The use of a band around the belly button, called “umbigueira”, and the provision of teas are common in child care, and although they are care practices not recommended by health professionals, they continue to be perpetuated among women. Regarding the use of the umbilical band, it is considered that this is a culturally common practice, although it is ineffective and even harmful in some cases. In the same way, tea represents a very important and significant cultural element in childcare practices.23 Both practices comprise a knowledge that, although empirical, is extremely respected, since it was transmitted by women considered to have experience, such as their grandparents and mothers.

For decades through to the present day, scientific medicine and the biomedical model coexist alongside popular care practices, the former seeking to impose their knowledge as the only means capable of providing the necessary care for individuals.19 In the context studied, it was verified that despite the imposition of health professionals' knowledge, the traditional care practices and beliefs remain alive in the history and culture of the quilombola community.

The value attributed to the knowledge transmitted by mothers and grandparents can be observed.

The only thing my mother taught me [about puerperal maternal care], I don't know where she learned: “…wash and drop a few drops of alcohol, then those stitches will fall out”. This she taught me and this I did. I showered, washed myself, and rinsed with that water and alcohol. She said the stitches were going to fall, but I don't know if they fell. I didn't wash my head, but I took a bath every day. I was also careful not to get cold and come close to the fire. I don't know why they [mothers] said this: “…can't go close to the stove”. To this day, anyone who has surgery can't either. It's been passed on from generations. Everything my mother gave me, I passed it to her [daughter] when she gave birth. (M1)

The same care practices that were widespread in the past between mothers and daughters continue to be passed on to granddaughters. From the cultural point of view,6 they indicated beliefs about cold and heat, which in this case not only reflect temperature but a symbolic force that can have negative effects on the health of these women. From this perspective, it is inferred that aspects present in the natural environment, such as cold and heat, could cause or expose these women to diseases.

Moreover, there are individuals considered to be a source of counseling and health care.6 In the community, it is observed that these are represented by women with long experience in certain female events, such as grandparents and mothers, as well as women who helped in the upbringing of various children.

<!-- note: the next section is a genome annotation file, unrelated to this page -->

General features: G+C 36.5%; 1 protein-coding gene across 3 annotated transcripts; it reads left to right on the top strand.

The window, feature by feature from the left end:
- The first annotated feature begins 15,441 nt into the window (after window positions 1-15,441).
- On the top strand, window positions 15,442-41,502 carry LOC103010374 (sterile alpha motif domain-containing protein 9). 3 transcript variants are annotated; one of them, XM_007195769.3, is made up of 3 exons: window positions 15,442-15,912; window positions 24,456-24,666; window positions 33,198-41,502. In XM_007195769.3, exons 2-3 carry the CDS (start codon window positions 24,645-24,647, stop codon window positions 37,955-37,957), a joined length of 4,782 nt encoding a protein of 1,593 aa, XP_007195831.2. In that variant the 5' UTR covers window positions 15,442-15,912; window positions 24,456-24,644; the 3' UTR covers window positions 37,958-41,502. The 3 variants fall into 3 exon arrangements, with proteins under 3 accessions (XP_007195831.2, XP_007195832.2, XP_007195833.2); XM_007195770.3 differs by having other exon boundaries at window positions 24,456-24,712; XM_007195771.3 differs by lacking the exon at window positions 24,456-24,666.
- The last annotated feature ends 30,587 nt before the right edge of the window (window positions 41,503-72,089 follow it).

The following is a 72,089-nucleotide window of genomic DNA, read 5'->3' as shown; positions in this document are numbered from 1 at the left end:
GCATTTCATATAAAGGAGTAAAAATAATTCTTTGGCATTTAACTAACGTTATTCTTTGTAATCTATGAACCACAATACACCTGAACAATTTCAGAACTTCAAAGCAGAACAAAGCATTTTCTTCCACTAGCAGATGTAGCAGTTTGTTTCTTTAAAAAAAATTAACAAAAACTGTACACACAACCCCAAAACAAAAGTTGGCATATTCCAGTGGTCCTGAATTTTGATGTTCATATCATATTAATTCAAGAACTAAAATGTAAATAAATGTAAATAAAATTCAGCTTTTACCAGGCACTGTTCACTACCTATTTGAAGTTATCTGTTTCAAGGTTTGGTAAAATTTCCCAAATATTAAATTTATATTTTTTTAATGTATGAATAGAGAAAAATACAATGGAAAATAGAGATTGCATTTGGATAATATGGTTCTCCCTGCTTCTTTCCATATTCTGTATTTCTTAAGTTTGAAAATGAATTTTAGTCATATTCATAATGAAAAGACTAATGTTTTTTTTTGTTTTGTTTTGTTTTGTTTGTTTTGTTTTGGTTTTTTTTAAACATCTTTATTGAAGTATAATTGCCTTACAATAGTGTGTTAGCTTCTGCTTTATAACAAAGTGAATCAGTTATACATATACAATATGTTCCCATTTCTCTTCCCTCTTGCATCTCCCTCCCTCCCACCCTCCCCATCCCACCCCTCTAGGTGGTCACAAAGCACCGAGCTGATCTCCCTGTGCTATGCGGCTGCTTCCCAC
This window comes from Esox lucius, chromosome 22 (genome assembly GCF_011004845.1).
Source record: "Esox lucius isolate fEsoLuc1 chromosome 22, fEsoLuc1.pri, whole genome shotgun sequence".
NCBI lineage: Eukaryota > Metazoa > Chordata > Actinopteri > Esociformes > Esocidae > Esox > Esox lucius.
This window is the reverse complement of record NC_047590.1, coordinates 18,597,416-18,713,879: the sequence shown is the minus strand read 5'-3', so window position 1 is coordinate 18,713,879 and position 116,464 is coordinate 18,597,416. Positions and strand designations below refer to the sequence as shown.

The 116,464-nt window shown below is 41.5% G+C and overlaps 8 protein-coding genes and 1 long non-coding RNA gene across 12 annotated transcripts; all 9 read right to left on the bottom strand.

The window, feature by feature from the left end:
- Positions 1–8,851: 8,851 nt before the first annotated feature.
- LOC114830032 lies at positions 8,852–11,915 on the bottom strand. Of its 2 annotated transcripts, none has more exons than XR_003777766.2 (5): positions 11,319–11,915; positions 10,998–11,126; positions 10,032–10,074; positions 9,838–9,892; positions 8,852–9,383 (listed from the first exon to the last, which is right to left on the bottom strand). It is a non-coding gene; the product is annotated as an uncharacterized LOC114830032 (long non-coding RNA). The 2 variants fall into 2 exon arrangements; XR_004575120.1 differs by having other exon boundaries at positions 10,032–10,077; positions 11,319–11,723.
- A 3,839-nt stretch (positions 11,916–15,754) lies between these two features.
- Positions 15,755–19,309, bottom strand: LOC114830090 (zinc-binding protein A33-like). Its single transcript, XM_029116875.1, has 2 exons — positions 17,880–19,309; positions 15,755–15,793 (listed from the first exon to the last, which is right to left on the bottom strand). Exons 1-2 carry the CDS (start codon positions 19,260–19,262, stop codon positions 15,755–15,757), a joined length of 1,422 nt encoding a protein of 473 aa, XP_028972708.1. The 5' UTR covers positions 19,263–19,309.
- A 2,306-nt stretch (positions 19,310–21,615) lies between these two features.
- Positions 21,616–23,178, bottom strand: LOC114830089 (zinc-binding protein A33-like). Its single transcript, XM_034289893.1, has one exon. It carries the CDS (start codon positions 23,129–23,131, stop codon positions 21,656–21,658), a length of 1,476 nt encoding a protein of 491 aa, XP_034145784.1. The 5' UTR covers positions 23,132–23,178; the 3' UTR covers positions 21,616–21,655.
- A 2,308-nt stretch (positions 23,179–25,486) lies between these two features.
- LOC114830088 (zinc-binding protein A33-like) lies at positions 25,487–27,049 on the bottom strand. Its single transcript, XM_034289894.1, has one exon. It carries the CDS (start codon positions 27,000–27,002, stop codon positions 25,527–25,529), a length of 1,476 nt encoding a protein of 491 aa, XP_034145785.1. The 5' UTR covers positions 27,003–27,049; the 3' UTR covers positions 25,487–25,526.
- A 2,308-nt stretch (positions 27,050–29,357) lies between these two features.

I asked my mother and my great grandmother, who also helped take care of my children. (M1)

When I had any questions, I would ask my mother. (M10)

The women cited are considered as references in health care, mainly due to their life experiences. They advise the younger or less experienced women about caregiving practices that have already been validated by them and that are socially accepted and respected within the quilombo. From an anthropological perspective,6 in the most diverse contexts, there are individuals considered as knowledge holders, who help those considered as less experienced in various situations.

Finally, with regard to old age, the women reported that there is a concern with food and about cold and heat. In the discourses, a conception of infantilization of old age even emerged,24 showing that, at this phase in life, individuals demand more care practices.

God forbid the old person has no health, you have to be more careful with food, I think. (M1)

Usually, the person after getting old, she becomes a child again. Same thing as a baby. (M2)

What do I take care of? I take care of everything. The food, the cold, the heatt. (M11)

The prominent care practices linked to aging refer to the importance of food for maintaining health, and also reinforce the concern about exposure to heat and cold,6 considered as factors that expose the elderly to diseases. Regarding the conception that, in old age, the person “becomes a child again”, authors24 emphasize that this conception has been highlighted from a perspective of affection and care towards the individual, on reaching the third age. However, it is often an attempt to deprive them of the possibility of running their own life and history, and of developing caregiving practices independently.

Women also highlighted one of the most significant female events in this phase, the climacteric, which is part of the aging process. Some discomforts associated with the climacteric were highlighted, especially the hot flushes, which demand care practices.